|Publication number||US5173154 A|
|Application number||US 07/762,725|
|Publication date||Dec 22, 1992|
|Filing date||Sep 16, 1991|
|Priority date||Jan 26, 1989|
|Publication number||07762725, 762725, US 5173154 A, US 5173154A, US-A-5173154, US5173154 A, US5173154A|
|Original Assignee||Unicon Papier Und Kanststoffhandel Sgesellschaft Mbh|
|Export Citation||BiBTeX, EndNote, RefMan|
|Patent Citations (5), Non-Patent Citations (2), Referenced by (37), Classifications (20), Legal Events (3)|
|External Links: USPTO, USPTO Assignment, Espacenet|
This is a continuation of copending application(s) Ser. No. 07/467,669 filed on Jan. 19, 1990.
The present invention relates to a tea bag paper, comprising a first phase of natural fibers and a second phase of heat-sealing synthetic fibers. Furthermore, the present invention relates to a process of producing such a tea bag paper, and a tea bag made from said paper.
Heat-sealable tea bag papers are known which have a unit area weight of at least 16 g/m2, and which may be processed into tea bags on high-speed automatic packing machines at a rate of up to 4,000 units per minute. Normally, these tea bag papers consist of about 75% of natural fibers and about 25% of heat-sealing synthetic materials.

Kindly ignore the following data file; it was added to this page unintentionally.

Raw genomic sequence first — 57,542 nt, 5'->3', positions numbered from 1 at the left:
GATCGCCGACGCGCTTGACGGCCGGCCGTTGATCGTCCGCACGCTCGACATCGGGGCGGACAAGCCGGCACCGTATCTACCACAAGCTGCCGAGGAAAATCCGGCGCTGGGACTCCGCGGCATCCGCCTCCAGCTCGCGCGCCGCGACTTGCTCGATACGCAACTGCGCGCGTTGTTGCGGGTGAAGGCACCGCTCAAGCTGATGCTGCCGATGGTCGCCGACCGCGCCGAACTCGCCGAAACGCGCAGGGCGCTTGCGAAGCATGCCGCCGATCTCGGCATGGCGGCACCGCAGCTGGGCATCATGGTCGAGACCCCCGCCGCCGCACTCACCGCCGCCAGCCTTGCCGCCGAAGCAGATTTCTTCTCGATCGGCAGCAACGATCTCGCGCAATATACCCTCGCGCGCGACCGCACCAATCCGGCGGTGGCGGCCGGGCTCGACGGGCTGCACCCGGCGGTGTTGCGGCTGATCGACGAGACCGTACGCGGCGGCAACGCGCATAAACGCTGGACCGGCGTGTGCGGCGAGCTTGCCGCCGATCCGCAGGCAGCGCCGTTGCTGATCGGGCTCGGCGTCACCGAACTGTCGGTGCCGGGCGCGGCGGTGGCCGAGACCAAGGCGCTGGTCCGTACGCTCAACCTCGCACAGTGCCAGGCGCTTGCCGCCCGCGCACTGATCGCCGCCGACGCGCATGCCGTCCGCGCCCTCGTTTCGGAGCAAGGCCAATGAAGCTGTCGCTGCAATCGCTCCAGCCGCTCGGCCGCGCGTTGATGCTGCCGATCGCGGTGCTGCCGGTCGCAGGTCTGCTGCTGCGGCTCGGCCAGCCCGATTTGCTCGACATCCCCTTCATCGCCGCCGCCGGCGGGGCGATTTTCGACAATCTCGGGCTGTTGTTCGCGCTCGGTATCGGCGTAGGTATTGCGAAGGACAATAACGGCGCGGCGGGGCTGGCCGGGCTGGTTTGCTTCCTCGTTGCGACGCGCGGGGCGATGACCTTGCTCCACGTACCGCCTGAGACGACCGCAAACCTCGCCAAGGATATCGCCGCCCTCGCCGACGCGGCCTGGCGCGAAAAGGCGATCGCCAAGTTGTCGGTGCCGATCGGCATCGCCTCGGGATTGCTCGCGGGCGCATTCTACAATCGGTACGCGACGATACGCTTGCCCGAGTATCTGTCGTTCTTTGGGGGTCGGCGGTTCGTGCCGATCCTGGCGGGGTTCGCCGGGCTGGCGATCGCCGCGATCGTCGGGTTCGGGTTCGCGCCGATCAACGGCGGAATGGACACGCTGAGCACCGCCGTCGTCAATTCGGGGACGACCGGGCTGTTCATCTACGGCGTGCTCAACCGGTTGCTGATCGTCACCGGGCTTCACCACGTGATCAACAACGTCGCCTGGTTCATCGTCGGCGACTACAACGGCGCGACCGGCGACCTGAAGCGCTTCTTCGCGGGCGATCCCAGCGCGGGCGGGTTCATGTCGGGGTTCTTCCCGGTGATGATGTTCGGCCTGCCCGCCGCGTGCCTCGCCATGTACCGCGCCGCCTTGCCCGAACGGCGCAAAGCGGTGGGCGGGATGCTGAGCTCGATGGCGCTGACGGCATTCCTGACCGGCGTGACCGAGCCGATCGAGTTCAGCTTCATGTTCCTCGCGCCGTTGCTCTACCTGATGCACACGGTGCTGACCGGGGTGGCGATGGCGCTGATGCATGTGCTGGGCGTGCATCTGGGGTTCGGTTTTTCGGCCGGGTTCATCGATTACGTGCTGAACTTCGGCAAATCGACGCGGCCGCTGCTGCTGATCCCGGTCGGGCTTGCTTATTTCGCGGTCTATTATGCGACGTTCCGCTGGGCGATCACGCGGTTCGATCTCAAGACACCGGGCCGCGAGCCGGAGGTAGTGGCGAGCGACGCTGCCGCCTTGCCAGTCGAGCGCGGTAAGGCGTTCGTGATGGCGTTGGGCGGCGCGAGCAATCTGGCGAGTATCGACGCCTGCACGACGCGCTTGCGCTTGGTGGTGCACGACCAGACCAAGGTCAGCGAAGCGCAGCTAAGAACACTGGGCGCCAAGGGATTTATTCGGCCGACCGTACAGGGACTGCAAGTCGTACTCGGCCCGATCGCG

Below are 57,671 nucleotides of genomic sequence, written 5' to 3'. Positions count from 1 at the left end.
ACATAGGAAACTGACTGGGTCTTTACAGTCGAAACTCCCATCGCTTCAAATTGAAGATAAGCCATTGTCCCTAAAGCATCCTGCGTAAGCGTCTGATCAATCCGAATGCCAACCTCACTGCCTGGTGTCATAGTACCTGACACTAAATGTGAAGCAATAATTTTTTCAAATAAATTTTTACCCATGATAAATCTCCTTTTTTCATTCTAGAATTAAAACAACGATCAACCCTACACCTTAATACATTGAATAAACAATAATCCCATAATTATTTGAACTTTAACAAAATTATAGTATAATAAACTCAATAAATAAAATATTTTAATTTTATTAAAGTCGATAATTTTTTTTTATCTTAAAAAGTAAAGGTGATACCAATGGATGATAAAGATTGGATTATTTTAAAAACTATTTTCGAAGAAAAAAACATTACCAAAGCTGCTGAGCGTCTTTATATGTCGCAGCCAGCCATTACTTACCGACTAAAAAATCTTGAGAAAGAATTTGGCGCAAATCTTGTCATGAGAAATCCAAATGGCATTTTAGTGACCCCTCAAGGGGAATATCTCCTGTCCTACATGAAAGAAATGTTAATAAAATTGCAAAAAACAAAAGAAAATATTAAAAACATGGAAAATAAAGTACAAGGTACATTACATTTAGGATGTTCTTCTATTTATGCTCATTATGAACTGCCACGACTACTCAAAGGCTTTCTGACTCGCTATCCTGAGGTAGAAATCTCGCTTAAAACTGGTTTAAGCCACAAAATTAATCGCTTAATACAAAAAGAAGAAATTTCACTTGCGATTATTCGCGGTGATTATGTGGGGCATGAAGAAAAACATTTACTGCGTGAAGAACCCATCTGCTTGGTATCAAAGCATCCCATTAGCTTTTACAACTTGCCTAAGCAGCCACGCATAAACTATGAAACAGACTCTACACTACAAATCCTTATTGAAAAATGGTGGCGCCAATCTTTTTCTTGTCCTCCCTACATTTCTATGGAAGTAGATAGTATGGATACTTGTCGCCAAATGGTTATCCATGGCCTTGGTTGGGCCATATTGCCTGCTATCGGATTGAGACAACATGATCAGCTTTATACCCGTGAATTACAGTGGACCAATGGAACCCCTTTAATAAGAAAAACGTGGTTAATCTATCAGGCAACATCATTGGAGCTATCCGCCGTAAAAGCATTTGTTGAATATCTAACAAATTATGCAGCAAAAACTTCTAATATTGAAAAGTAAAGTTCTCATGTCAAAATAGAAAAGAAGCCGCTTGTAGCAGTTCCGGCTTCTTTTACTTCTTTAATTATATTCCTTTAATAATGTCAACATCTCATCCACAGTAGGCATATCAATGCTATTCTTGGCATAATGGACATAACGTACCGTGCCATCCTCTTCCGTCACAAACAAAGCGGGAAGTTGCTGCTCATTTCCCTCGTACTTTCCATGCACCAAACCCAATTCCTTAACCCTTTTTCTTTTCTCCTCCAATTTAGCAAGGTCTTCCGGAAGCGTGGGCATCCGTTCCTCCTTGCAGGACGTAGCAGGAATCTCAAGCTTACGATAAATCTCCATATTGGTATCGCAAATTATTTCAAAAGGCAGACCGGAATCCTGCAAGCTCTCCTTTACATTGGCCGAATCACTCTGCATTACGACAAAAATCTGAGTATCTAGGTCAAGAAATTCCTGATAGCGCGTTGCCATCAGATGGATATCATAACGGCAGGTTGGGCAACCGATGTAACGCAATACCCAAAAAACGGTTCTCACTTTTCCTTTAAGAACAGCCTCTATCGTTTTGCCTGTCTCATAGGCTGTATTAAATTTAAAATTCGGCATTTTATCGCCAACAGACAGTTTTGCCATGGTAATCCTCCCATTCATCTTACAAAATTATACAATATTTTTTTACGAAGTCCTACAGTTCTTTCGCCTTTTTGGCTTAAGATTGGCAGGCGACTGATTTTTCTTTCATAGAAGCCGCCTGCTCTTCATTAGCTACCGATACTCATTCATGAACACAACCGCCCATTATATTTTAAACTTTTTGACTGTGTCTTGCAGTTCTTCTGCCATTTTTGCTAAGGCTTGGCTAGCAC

European patent specification 00 39 686 describes a multi-phase heat-sealing fibrous material and the process of producing same. In this multi-phase material, portions of a high tea diffusion and such of a low tea diffusion are provided alternately. This is obtained in that the portions of high tea diffusion have a substantially smaller proportion (percentage) of heat-sealing fibers than the portions of lower diffusion. Apart from the complex process described in said publication, the weight of the tea bag is relatively high with 16.5 g/m2. Further, owing to the irregular distribution of the heat-sealing fibers for defining portions of high and low diffusion, there is the risk that upon sealing of the tea bag, its seams are less resistant in boiling water than the seams of a bag which has been formed from a paper having a continuously uniform heat-sealing layer.
German patent specification 2,147,322 describes the production of a heat-sealable paper having a weight of between 14 to 17 g/m2, and in which the heat-sealable fibers or particles are concentrated preferably to one side of the paper surface. However, if the heat-sealable layer is provided preferably on one side of the paper only, and this layer is then fused during the drying process on the paper-making machine, this-layer closes or blocks the porous base layer, thereby preventing good diffusion of tea.